It's one of the most powerful tools in an online publisher's arsenal but it's one that few make effective use of. I'm talking about multivariate testing.

As part of its effort to turn its business around, Yahoo is using multivariate testing extensively on its homepage to figure out which combinations of content and features produce the best results.

According to Yahoo's new CEO, Carol Bartz, Yahoo has tested 141 different versions of its homepage. As one of the most trafficked homepages on the web, Yahoo is hoping that it can benefit by figuring out which of the homepages it's testing keep users around longer, not only boosting the value of the homepage itself but potentially giving Yahoo a greater opportunity to get users engaging with all of its services.

What's truly amazing: according to, Yahoo's homepage currently uses 33 different code bases (that's something Bartz wants to change). That means that its testing may be quite complex depending on how different the homepages being tested are from one another.

Needless to say, that Yahoo is using multivariate testing on an overly complex homepage that is built using a less-than-ideal hodgepodge of code bases hints at just how important Yahoo feels getting its homepage 'right' is.

And that's a good lesson for those of us whose homepages are a bit simpler. Thanks to the wide availability of multivariate testing tools, some of which are free, there's no excuse not to get into the act. Increased user satisfaction, usage growth and increased revenue are just some of the benefits I've personally seen achieved with even the simplest of A/B testing and it will be interesting to see what the results of Yahoo's multivariate testing are on the Yahoo homepage, and its bottom line.

Photo credit: Yodel Anecdotal via Flickr.

Patricio Robles

Published 26 March, 2009 by Patricio Robles

Patricio Robles is a tech reporter at Econsultancy. Follow him on Twitter.

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Comments (6)

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Multivariate testing is pretty amazing :)  Good to see them doing it.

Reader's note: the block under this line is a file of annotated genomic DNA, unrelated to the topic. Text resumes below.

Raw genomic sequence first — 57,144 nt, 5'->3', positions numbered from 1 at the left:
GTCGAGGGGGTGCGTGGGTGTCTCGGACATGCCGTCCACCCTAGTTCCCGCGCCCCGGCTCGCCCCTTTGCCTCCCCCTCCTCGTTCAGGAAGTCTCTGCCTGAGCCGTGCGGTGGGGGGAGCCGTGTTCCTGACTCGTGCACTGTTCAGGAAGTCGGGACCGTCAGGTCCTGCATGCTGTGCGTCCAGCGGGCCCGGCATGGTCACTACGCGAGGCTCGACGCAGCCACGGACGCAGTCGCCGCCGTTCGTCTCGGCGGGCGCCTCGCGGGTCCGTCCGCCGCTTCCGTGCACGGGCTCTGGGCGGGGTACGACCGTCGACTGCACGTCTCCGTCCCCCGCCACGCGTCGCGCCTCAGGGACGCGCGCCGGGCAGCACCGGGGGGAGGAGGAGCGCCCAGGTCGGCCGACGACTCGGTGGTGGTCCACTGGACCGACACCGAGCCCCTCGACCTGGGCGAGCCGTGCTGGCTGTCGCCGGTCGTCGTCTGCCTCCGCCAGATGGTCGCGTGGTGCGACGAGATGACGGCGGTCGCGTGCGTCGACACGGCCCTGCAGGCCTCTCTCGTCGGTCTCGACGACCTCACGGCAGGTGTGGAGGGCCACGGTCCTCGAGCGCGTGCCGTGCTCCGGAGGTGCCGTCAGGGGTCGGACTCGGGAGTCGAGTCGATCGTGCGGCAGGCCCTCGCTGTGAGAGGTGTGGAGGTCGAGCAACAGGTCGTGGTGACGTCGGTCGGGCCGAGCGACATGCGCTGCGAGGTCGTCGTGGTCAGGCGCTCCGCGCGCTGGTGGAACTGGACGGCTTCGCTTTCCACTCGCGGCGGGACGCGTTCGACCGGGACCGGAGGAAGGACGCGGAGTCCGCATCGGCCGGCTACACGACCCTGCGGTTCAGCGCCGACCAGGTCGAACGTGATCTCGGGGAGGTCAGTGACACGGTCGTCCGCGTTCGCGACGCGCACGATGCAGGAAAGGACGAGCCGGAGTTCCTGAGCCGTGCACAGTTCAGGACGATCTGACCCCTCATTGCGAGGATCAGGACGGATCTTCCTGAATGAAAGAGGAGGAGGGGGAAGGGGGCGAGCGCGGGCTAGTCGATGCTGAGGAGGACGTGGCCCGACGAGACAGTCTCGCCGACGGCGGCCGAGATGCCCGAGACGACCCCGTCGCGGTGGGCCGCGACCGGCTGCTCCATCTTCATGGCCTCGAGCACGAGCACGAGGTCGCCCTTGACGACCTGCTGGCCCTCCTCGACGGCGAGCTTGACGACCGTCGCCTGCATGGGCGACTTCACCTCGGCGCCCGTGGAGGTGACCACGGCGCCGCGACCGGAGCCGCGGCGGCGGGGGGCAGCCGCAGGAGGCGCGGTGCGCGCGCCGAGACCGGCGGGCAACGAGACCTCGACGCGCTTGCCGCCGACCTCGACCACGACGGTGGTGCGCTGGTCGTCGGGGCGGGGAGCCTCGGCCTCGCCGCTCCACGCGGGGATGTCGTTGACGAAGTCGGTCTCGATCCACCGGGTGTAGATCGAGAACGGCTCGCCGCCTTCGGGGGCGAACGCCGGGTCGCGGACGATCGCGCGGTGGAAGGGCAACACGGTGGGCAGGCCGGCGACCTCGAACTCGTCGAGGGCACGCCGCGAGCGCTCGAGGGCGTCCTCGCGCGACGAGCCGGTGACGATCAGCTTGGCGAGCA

Would be interesting to know which company's providing them with the test tools. I'd personally recommend Google Website Optimizer as it's easy and free (wrote about it here Drawbacks being no advanced reporting tools and being able to run multiple and really quite sophisticated big tests.

over 9 years ago


Bob Page

The technology was built internally.  We looked at commercial services but none of them would work for our purposes.

(I led the team that developed the experimentation system.)

over 9 years ago



It'll be interesting to see if they do any segmentation within the MVT.  That is, understanding that certain MVT combinations work better with some segements of their audience than others. 

Agree that MVT is underutilized and underappreciated.  It ranks up there with organic SEO and email marketing in terms of really good ROI.

GWO is a great tool which we use.  Starting to look at others to see if we can do MVT within segments (demographics, geographies, etc.) to further improve conversion rates.

over 9 years ago


Ian Tester

Actually, yahoo! have been doing multivariate testing for years using some pretty nifty in-house software, and it works well for them because with their volume of traffic, they get results quick.

But that's no reason for everybody else not to do it as well: it's now easy and free, it just requires some planning (but we all plan new feature and design releases propeorly, right?) ;-)

over 9 years ago

David Iwanow

David Iwanow, SEO Product Manager at

Im impressed, google uses mvt for its search results, so the website with the worst usability obviously should take notice and start reducing some of those damn popup ads, flash ads, and animated mouse overs...

over 9 years ago


Russell Sutton

Hi Bob

im fascianted to hear that Yahoo! developed their own in house software for multivariate testing. Would none of the off-the-shelf systems works for Yahoo?

Do you have any plans to release the software in much the same way as Google has done with the Website Optimiser?



about 9 years ago

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